This past fall, MA-HRIR students in the "Employee Development: Creating a Competitive Advantage" course participated in a project designed to give back to the community. Students worked with the City of North Saint Paul as part of the Resilient Community Project to address the community's needs. The RCP's mission is to connect communities in Minnesota with the wide-ranging expertise of University of Minnesota faculty and students to address pressing local issues.
During the first half of the semester, students identified options for specific staff training and development initiatives the City could implement to increase staff satisfaction and retention.
Eight of the 30 students in the class led one of several focus groups at City Hall to gather feedback from employees about what was working well and areas that needed improvement. The students then applied these insights to provide recommendations to the city for implementing a performance management system.
"Each night we had class, we learned a little more about the specific topic and then a team of students facilitated a class meeting to present their ideas and brainstorm with the whole class," says MA-HRIR student Jackie Korpela.
The students advised the City on five main issues: onboarding and social engagement, performance management systems, wellness systems and employee development and retention, change management systems, and team building.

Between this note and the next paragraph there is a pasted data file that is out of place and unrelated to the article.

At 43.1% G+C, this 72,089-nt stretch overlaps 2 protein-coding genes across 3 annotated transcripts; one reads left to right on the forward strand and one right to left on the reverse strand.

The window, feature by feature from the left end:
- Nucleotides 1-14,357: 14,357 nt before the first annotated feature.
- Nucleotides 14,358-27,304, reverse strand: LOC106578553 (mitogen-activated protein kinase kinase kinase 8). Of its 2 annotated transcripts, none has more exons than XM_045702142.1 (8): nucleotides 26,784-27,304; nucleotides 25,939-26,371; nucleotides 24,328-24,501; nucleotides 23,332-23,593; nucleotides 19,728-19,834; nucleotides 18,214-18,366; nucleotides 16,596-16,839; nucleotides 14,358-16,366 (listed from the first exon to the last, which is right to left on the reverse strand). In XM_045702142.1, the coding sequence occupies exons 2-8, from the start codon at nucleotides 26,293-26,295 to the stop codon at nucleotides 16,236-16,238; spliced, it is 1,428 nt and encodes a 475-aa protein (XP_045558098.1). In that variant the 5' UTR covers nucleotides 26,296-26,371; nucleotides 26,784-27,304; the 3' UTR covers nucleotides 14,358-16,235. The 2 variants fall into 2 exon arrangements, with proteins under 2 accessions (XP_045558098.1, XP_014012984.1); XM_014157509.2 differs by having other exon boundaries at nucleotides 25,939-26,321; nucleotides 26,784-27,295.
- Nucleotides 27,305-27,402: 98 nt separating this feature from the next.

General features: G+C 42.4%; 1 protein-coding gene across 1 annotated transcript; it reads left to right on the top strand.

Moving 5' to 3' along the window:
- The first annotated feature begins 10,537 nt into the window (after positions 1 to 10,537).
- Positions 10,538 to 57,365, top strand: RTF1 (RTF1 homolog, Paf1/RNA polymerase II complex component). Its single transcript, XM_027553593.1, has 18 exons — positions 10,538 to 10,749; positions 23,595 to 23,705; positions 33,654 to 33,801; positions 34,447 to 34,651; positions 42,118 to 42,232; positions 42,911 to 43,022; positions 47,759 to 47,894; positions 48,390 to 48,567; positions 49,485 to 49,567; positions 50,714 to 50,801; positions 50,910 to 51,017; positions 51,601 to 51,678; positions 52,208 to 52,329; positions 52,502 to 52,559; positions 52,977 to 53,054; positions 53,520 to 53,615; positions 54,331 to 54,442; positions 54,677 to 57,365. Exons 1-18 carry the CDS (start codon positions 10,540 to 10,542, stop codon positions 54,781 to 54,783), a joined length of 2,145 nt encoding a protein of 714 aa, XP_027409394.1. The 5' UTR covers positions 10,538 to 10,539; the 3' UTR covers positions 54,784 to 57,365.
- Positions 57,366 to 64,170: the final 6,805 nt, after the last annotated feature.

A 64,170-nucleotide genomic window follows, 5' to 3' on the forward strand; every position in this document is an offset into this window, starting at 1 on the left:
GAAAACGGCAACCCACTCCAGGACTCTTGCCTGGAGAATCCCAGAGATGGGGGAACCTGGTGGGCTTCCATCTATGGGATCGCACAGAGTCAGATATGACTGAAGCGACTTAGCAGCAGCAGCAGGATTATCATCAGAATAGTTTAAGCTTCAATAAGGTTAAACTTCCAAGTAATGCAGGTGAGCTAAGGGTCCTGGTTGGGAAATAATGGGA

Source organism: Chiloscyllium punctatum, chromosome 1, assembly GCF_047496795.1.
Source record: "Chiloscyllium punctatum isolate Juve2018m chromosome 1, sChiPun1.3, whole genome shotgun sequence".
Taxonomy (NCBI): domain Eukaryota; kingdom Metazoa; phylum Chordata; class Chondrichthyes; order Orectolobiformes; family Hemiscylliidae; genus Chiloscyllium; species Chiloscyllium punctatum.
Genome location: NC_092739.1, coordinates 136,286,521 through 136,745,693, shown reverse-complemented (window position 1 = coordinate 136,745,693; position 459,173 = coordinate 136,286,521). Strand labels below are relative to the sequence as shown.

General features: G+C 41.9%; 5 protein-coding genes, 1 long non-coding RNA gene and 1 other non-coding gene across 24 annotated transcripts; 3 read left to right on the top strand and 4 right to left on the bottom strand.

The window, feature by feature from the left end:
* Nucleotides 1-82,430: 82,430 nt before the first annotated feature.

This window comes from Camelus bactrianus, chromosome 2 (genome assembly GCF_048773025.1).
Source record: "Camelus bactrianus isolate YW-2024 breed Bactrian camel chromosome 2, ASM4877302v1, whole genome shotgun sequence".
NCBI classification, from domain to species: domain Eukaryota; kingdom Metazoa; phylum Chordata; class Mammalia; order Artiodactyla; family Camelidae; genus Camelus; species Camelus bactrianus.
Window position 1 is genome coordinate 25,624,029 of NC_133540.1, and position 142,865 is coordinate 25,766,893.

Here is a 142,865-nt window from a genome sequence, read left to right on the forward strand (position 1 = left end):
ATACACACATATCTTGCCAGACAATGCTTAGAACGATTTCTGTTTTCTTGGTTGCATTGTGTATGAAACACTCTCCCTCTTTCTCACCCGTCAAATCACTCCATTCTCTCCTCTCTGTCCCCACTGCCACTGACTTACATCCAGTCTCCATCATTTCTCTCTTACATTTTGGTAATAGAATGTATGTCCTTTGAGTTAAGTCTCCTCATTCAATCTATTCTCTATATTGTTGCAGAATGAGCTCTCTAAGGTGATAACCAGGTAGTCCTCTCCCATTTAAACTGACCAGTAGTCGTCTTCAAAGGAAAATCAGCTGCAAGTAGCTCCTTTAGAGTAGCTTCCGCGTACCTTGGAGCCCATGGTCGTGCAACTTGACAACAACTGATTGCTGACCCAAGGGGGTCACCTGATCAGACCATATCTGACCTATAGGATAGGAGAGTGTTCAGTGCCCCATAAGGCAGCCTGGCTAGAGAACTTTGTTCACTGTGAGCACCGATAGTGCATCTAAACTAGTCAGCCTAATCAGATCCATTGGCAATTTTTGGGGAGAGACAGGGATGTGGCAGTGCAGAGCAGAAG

Korpela said one of the biggest challenges of the project was the strict seven-week deadline, and the lack of precedent for this type of work.
"The city had never implemented performance management systems before and they did not have an employee engagement survey that may have provided additional information," Korpela says.
Instructor Stacy Doepner-Hove attests the project was a new way for students to gain practical consulting training.
"The project provided students with the chance to take what they were learning in class and through their research, and apply it to a real-life situation," she says.
Korpela also liked being able to use what she learned in the classroom and apply it to a real-world scenario.
"It's not every day that your homework assignment affects a real-world situation," Korpela says. "I thought the project was very interesting, and I think all of the students really took the assignment to heart because we all wanted to develop the best recommendations possible."
Doepner-Hove said that there will be a similar project for students in the future.